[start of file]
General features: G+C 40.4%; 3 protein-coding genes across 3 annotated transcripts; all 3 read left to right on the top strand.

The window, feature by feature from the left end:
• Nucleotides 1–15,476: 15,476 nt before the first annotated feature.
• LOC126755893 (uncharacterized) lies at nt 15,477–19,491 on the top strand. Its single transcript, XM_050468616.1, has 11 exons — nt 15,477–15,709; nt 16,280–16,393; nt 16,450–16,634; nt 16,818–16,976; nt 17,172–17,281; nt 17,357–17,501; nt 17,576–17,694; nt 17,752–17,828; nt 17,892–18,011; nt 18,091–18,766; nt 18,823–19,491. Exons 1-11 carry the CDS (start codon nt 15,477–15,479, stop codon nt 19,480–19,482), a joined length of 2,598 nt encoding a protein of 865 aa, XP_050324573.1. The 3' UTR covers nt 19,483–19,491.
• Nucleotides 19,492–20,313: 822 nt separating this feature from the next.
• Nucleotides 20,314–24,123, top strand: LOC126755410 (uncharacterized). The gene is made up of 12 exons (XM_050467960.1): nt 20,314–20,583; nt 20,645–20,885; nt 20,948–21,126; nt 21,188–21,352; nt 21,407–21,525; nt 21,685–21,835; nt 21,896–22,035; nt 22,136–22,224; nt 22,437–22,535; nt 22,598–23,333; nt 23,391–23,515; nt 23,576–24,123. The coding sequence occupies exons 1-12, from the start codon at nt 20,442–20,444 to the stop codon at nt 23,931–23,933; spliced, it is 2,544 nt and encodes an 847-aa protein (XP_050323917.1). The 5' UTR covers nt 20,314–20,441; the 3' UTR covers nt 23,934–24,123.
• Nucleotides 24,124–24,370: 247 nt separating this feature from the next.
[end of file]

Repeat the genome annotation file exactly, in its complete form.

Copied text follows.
General features: G+C 40.4%; 3 protein-coding genes across 3 annotated transcripts; all 3 read left to right on the top strand.

The window, feature by feature from the left end:
• Nucleotides 1–15,476: 15,476 nt before the first annotated feature.
• LOC126755893 (uncharacterized) lies at nt 15,477–19,491 on the top strand. Its single transcript, XM_050468616.1, has 11 exons — nt 15,477–15,709; nt 16,280–16,393; nt 16,450–16,634; nt 16,818–16,976; nt 17,172–17,281; nt 17,357–17,501; nt 17,576–17,694; nt 17,752–17,828; nt 17,892–18,011; nt 18,091–18,766; nt 18,823–19,491. Exons 1-11 carry the CDS (start codon nt 15,477–15,479, stop codon nt 19,480–19,482), a joined length of 2,598 nt encoding a protein of 865 aa, XP_050324573.1. The 3' UTR covers nt 19,483–19,491.
• Nucleotides 19,492–20,313: 822 nt separating this feature from the next.
• Nucleotides 20,314–24,123, top strand: LOC126755410 (uncharacterized). The gene is made up of 12 exons (XM_050467960.1): nt 20,314–20,583; nt 20,645–20,885; nt 20,948–21,126; nt 21,188–21,352; nt 21,407–21,525; nt 21,685–21,835; nt 21,896–22,035; nt 22,136–22,224; nt 22,437–22,535; nt 22,598–23,333; nt 23,391–23,515; nt 23,576–24,123. The coding sequence occupies exons 1-12, from the start codon at nt 20,442–20,444 to the stop codon at nt 23,931–23,933; spliced, it is 2,544 nt and encodes an 847-aa protein (XP_050323917.1). The 5' UTR covers nt 20,314–20,441; the 3' UTR covers nt 23,934–24,123.
• Nucleotides 24,124–24,370: 247 nt separating this feature from the next.